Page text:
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Microsoft Offers Closer Look at Project Scorpio Dev Kit


Microsoft Offers Closer Look at Project Scorpio Dev Kit

Developer feedback helped create a stackable development kit with 24GB of RAM, a front-mounted display, and five programmable buttons.

In order for a new games console to have launch day games, developers need access to the console hardware well in advance. These development kits typically take the form of PCs, which then iteratively get updated until they match the hardware and form factor of the final console. Project Scorpio is no exception, however, Microsoft decided to ask developers what they most wanted before producing the final development kit.

In a new video produced by Team Xbox, Major Nelson sat down with Kevin Gammill from the Xbox Engineering team to discuss what additional features the Scorpio dev kit includes for developers to take advantage of.

The dev kit includes four additional compute cores, 12GB extra RAM, and an extra 1TB SSD over what the final console will ship with. Developers always need more performance headroom than what ends up shipping in the final console. That allows a game to be created and seen running on the hardware before the optimization happens, which is typically done late in a project. So by offering a higher spec for the Scorpio dev kit, Microsoft is allowing developers to take full advantage of the performance on offer rather than compromising just to get builds running early in a project.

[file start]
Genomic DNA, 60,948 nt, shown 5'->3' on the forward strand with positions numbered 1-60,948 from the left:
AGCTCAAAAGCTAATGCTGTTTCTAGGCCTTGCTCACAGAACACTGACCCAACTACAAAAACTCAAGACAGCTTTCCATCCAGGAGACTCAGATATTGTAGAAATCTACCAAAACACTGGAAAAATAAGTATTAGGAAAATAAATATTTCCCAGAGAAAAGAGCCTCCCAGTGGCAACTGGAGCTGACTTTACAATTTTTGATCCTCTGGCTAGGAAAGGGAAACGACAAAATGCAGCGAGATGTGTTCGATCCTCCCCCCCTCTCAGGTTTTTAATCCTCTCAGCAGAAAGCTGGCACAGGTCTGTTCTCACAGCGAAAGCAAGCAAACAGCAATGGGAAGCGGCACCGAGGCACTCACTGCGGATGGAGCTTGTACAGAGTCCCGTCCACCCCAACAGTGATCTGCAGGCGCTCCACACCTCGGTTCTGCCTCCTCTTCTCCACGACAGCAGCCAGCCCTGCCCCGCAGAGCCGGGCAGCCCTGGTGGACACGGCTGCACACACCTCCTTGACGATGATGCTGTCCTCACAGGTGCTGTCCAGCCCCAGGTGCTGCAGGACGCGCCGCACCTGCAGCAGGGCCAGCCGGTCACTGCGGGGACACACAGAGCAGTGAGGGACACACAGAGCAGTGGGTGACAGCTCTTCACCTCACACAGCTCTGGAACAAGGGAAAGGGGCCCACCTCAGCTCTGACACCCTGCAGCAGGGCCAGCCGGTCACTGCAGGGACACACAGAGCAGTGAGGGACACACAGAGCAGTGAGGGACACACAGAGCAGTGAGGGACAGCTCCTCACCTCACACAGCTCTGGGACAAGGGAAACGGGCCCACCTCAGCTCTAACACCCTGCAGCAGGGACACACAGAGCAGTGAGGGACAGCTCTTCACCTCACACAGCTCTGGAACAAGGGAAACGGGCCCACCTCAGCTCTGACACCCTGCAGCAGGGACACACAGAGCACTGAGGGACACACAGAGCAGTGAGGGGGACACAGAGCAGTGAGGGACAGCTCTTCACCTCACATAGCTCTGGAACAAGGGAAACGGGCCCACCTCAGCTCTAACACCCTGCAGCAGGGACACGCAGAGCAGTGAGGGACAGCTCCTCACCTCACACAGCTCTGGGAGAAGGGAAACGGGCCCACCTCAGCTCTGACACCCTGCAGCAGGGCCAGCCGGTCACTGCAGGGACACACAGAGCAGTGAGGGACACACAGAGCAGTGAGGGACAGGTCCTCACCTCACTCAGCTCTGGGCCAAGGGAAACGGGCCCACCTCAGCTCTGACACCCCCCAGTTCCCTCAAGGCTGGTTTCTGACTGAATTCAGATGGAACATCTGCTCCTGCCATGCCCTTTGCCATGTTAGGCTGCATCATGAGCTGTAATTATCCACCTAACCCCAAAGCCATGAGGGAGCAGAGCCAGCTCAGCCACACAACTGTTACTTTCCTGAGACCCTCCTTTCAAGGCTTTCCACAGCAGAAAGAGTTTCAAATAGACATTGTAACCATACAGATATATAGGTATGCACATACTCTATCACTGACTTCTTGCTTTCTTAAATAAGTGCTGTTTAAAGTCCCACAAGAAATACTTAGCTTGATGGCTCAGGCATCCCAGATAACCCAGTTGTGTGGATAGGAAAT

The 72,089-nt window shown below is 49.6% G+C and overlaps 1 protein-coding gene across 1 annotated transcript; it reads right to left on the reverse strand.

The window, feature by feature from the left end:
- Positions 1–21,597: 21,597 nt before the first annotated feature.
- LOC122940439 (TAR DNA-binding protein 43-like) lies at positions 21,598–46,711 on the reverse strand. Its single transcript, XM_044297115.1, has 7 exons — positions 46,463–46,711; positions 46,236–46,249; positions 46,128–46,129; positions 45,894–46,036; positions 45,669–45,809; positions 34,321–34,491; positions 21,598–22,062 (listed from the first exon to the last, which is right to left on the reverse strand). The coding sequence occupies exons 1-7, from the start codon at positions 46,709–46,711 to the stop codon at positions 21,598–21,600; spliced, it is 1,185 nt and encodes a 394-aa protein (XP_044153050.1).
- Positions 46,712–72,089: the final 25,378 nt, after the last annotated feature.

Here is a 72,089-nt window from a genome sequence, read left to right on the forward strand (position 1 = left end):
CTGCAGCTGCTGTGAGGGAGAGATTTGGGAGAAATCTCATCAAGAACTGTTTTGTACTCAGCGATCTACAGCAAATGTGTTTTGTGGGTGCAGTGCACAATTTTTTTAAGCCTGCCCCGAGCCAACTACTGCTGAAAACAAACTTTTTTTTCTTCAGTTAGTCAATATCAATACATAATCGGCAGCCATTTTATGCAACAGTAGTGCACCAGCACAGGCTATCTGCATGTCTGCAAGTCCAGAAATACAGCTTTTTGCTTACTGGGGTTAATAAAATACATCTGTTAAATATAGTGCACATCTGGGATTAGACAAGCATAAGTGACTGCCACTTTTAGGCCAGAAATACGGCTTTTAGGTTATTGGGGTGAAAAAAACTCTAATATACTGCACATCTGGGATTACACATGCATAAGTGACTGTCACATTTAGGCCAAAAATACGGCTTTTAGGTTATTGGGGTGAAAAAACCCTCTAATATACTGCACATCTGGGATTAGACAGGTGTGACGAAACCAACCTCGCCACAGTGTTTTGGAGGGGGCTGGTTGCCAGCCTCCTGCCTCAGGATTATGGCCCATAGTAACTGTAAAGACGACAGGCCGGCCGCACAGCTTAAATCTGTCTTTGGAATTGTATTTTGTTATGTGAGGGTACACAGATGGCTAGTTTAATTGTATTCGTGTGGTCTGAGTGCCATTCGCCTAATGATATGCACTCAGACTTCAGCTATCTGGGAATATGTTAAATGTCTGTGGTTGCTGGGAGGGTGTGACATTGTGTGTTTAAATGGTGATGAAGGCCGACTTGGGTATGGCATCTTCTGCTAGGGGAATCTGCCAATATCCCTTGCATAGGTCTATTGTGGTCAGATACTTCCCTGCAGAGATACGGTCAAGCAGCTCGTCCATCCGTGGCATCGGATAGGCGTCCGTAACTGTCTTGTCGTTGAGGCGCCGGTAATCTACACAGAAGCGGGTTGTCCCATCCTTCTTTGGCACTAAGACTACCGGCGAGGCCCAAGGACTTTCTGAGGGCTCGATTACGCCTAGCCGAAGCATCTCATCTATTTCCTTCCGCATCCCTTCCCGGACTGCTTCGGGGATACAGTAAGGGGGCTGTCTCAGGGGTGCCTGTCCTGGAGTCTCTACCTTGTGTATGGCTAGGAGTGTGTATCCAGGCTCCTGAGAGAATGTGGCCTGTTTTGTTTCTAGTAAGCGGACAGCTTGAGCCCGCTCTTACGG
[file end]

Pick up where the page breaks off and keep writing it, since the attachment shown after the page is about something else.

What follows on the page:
Microsoft mounted a tiny display mounted to the front of the machine, which is complemented by five programmable buttons. According to Gammill, developers can use the screen and buttons however they like. They can output debug information, test second-screen gaming, and use those buttons to switch between display resolutions on the fly, for example.

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The back of the dev kit includes an additional network port to allow for debug information to be streamed from the machine without impacting speeds on the main network port. There's also an additional plug-in device called an Xbox Transfer Device. It allows data to be transferred to the dev kit's internal drive at a rate of up to 450MB/s. That's important when you want to quickly test a 50GB game, or deploy several gigabytes of patch data to an existing build several times a day.


Finally, Microsoft redesigned the cooling of the dev kit to allow them to be stacked on top of each other. That way several dev kits can be installed together and setup to share a single display if the developer wishes. Such a feature will also come in handy at shows such as E3 where space is limited but you want several stands offering a sneak peak at an in-development game.

Developers already have these dev kits and Microsoft will be hoping the additional features translate into a lot of new must-have games to help sell the final Scorpio console. We'll get a first taste of how well that is working out at E3 starting on June 13.

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